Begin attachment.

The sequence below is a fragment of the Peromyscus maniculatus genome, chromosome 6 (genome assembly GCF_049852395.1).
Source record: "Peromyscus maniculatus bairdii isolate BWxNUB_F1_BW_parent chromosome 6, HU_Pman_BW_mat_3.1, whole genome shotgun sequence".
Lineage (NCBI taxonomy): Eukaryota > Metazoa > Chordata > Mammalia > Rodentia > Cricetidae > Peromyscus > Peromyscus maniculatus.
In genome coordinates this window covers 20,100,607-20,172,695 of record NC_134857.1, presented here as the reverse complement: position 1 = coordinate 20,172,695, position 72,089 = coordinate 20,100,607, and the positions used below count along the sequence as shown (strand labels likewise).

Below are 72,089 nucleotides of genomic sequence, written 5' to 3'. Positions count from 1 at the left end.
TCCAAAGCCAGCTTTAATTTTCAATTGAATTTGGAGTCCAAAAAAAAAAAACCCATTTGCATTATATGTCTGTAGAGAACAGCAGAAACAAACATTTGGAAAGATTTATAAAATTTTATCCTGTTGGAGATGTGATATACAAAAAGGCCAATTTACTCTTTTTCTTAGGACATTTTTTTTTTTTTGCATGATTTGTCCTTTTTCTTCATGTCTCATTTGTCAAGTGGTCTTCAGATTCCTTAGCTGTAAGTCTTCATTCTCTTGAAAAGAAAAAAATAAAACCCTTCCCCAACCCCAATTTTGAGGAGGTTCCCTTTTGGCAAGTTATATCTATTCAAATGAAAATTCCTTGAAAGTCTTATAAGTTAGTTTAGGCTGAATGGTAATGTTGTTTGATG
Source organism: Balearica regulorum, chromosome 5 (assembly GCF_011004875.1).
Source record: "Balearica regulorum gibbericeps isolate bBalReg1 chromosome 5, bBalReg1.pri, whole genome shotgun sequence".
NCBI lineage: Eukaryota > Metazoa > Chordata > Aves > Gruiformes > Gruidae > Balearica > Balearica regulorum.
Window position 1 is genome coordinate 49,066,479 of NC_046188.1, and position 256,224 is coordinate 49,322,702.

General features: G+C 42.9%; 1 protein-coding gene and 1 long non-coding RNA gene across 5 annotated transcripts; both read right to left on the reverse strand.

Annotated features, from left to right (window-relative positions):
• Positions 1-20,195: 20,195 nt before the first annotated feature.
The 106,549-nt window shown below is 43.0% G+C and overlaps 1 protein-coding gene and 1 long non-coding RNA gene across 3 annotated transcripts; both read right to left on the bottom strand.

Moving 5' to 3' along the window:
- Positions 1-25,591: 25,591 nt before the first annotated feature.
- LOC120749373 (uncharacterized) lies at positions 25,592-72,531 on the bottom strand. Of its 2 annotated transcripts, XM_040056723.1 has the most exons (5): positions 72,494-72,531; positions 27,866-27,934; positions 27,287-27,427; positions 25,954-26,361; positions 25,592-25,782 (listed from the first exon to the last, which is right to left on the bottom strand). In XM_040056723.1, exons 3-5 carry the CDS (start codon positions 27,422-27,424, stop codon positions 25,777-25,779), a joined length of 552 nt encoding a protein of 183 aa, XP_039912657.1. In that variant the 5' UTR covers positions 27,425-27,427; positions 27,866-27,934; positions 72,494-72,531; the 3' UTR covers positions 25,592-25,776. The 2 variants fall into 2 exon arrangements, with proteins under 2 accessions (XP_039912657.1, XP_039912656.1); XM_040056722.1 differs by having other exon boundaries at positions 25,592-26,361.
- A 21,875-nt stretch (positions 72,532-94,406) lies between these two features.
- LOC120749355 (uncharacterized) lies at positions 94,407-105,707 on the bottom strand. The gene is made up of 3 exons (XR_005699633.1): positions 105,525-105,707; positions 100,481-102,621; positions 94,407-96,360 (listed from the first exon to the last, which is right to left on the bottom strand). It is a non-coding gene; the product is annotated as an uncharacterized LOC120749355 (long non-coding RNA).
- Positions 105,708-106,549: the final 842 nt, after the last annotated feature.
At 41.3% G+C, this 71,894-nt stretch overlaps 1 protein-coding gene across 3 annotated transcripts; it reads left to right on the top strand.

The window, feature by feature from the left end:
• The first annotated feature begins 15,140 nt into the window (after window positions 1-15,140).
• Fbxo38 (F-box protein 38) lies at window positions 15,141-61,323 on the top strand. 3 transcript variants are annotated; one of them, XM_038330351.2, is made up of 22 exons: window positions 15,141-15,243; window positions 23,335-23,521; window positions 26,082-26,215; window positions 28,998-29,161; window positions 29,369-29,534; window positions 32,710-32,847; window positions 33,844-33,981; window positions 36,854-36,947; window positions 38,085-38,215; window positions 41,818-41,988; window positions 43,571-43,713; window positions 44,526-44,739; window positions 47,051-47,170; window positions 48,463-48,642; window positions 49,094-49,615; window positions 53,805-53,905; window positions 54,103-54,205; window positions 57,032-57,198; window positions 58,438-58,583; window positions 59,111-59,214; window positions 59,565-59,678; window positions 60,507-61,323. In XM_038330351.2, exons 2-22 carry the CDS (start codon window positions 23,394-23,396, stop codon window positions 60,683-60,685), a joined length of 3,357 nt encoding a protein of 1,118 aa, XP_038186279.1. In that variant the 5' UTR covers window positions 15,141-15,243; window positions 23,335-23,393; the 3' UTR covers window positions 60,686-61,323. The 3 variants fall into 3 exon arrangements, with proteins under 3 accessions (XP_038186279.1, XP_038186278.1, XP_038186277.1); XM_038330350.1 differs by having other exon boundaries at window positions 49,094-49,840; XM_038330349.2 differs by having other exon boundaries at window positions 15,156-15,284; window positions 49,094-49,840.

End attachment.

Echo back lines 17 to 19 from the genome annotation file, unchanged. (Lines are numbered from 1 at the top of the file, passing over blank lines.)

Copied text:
- LOC120749373 (uncharacterized) lies at positions 25,592-72,531 on the bottom strand. Of its 2 annotated transcripts, XM_040056723.1 has the most exons (5): positions 72,494-72,531; positions 27,866-27,934; positions 27,287-27,427; positions 25,954-26,361; positions 25,592-25,782 (listed from the first exon to the last, which is right to left on the bottom strand). In XM_040056723.1, exons 3-5 carry the CDS (start codon positions 27,422-27,424, stop codon positions 25,777-25,779), a joined length of 552 nt encoding a protein of 183 aa, XP_039912657.1. In that variant the 5' UTR covers positions 27,425-27,427; positions 27,866-27,934; positions 72,494-72,531; the 3' UTR covers positions 25,592-25,776. The 2 variants fall into 2 exon arrangements, with proteins under 2 accessions (XP_039912657.1, XP_039912656.1); XM_040056722.1 differs by having other exon boundaries at positions 25,592-26,361.
- A 21,875-nt stretch (positions 72,532-94,406) lies between these two features.
- LOC120749355 (uncharacterized) lies at positions 94,407-105,707 on the bottom strand. The gene is made up of 3 exons (XR_005699633.1): positions 105,525-105,707; positions 100,481-102,621; positions 94,407-96,360 (listed from the first exon to the last, which is right to left on the bottom strand). It is a non-coding gene; the product is annotated as an uncharacterized LOC120749355 (long non-coding RNA).